I was listening to this Dwarkesh podcast with Leopold Aschenbrenner where they talk about AGI, superintellignence and how things might unfold. All I want to say about it is that it created a sense of concreteness and urgency when considering my plans for the future.

 

A bit of context about myself: Since I was a teenager, I've always been fascinated by computers and intelligence. I did CS studies which took away the mystery about computers (to great satisfaction). But the more I read about intelligence, brains, neuroscience and machine learning, the more it was clear we don't know how it works. I took a job as a web/database engineer after getting my CS master because I had to make a living, but I kept reading on the side. With my interest about intelligence getting stronger and no good answers, I made a plan to quit my job, and study on my own while living on my savings, with the hope of landing a research engineer position at DeepMind or GoogleBrain. One year into this self learning journey, it was clear that this would be challenging. So I turned to plan B (prompted by a bitcoin run up to almost $20000 dollars in 2017): I would salvage my newly acquired ML skills to trade those markets, then fund my own lab. And in the process, get better at applied ML and prove to myself I can do ML.

Fast forward 6 years, the plan has worked (to everyone's surprise myself included). The project has grown into a 10-person organization. I recently stepped down, after having transferred the skills and knowledge to the team that is now more competent than me to run it. Now is the time to activate the next step of the plan.

 

But things have changed. In 2018, concerns like alignment, controllability and misuse felt very theoretical and distant. Not anymore. The big change that occurred is my belief that the ML/AI field as a whole has a very high chance to achieve AGI, followed by superintelligence. Wether I get involved or not.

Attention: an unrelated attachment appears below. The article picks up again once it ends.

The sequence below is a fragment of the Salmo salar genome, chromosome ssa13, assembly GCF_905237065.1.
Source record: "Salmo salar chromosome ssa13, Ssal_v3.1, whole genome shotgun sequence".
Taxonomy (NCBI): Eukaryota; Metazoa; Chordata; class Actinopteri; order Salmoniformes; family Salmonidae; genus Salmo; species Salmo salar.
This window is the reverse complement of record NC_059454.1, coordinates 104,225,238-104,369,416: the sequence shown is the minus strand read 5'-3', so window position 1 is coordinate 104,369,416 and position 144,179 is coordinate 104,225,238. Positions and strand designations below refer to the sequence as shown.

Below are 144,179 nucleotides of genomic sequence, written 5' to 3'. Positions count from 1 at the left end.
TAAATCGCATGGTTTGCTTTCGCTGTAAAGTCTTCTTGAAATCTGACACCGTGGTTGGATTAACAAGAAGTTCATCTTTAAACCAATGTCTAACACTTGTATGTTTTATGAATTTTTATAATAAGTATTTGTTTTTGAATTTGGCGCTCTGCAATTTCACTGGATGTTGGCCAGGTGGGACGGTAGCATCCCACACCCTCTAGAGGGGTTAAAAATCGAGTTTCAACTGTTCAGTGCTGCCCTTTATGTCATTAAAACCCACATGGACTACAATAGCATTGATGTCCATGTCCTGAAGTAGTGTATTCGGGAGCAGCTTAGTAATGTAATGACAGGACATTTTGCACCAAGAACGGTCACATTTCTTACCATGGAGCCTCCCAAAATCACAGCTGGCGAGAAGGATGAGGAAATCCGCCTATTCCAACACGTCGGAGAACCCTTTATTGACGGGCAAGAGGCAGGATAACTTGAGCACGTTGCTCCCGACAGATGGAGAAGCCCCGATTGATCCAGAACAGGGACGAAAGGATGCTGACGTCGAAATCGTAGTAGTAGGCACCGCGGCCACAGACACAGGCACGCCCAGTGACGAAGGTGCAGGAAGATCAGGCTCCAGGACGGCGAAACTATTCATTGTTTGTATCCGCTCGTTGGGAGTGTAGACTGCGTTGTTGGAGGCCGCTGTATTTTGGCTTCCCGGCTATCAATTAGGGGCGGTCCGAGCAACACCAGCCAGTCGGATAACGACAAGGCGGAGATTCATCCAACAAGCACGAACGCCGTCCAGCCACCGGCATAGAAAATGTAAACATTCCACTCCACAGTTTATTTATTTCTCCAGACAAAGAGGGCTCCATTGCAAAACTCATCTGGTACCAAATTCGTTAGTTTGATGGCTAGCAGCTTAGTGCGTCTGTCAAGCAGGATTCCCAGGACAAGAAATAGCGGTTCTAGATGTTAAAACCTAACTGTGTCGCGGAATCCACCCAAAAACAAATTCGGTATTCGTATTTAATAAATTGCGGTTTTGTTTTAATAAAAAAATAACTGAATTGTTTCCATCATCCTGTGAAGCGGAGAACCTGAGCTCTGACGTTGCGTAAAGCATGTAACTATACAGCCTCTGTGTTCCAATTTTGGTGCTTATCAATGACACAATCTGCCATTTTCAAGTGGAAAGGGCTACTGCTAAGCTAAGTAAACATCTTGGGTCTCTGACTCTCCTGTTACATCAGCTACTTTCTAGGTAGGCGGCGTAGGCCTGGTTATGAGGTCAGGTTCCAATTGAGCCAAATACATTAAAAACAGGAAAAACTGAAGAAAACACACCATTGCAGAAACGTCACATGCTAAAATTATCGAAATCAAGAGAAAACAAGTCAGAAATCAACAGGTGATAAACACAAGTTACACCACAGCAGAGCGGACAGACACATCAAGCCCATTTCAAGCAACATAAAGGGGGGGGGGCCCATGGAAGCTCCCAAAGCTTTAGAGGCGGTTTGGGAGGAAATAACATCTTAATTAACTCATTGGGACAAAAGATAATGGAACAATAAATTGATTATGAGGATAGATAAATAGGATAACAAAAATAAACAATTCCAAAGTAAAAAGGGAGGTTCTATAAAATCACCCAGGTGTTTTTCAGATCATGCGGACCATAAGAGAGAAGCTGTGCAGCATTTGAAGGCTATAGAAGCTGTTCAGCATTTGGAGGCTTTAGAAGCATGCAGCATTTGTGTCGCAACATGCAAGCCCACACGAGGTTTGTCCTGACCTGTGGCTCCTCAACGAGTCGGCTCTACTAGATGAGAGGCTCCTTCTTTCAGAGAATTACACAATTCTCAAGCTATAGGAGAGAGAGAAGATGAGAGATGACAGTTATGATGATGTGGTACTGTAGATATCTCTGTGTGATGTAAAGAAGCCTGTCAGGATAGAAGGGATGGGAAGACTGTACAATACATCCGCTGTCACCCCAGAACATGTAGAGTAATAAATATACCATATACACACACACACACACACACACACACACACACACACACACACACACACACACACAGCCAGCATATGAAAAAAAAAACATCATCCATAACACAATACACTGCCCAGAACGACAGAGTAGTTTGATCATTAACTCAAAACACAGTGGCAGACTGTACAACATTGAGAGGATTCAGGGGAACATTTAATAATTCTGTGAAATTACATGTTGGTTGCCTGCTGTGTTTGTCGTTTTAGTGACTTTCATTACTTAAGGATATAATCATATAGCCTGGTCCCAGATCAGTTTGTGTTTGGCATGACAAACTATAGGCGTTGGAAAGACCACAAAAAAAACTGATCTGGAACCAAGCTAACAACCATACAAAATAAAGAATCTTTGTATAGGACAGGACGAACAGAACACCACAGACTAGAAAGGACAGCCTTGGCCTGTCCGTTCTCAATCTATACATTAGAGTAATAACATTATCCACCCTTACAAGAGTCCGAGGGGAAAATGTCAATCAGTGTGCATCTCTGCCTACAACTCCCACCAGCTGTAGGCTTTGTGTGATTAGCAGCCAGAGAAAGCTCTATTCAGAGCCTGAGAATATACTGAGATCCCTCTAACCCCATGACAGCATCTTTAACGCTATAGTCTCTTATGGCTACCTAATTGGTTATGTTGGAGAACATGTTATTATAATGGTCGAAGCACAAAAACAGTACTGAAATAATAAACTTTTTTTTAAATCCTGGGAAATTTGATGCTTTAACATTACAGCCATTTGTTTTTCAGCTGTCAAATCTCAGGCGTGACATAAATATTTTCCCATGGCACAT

This is of course adds to all the other concerns regarding starting an AI lab: should I first study on my own to get better? Partner with other labs? Start recruiting now vs later?

AI safety being more important now, I'm telling myself is that the best way to approach it, is to be able to train good models, so I should work on AI capabilities regardless. Researching AI safety in a vacuum is much harder if you don't have AI capability expertise. But I wonder if I'm fully honest with myself when thinking that.

 

Back to the original question: given this nice situation where I have lots of funding, some confidence that I can at least do applied ML, and my strong curiosity about intelligence still being there, what should I do ?

I see two parts to this question:

  • First, should I re-think the plan and focus on AI safety, or other things that I'm better positioned to do?
  • Second, if I stick to the plan, how to best approach starting an AI lab? (I didn't talk about my research interests, but very briefly: probabilistic programming, neurosymbolic programming, world models, self play, causality).

I'm happy to react to comments and provide more info/context if needed.

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I don't know if you have already, but this might be the time to take a long and hard look at the probblem and consider whether deep learning is the key to solving it.

What is the problem?

  • reckless unilateralism? -> go work for policy or chip manufacturing
  • inabillity to specify human values? -> that problem looks not DL at all to me
  • powerful hackers stealing all the proto-AGIs in the next 4 years? -> go cybersec
  • deception? -> (why focus there? why make an AI that might deceive you in the first place?) but that's pretty ML, though I'm not sure interp is the way to go there
  • corrigibility? -> might be ML, though I'm not sure all theoretical squiggles are ironed out yet
  • OOD behavior? -> probably ML
  • multi-agent dynamics? -> probably ML

At the very least you ought to have a clear output channel if you're going to work with hazardous technology. Do you have the safety-mindset that prevents you from having you dual-use tech on the streets? You're probably familiar with the abysmal safety / capabilities ratio of people working in the field, any tech that helps safety as much as capability, will therefore in practice help capability more, if you don't distribute it carefully.

I personally would want some organisation to step up to become the keeper of secrets. I'd want them to just go all-out on cybersec, have a web of trust and basically be the solution to the unilateralists curse. That's not ML though.

I think this problem has a large ML-part to it, but the problem is being tackled nearly-solely by ML people. I think whatever part of the problem can be tackled with ML, won't necessarily benefit by having more ML people on it.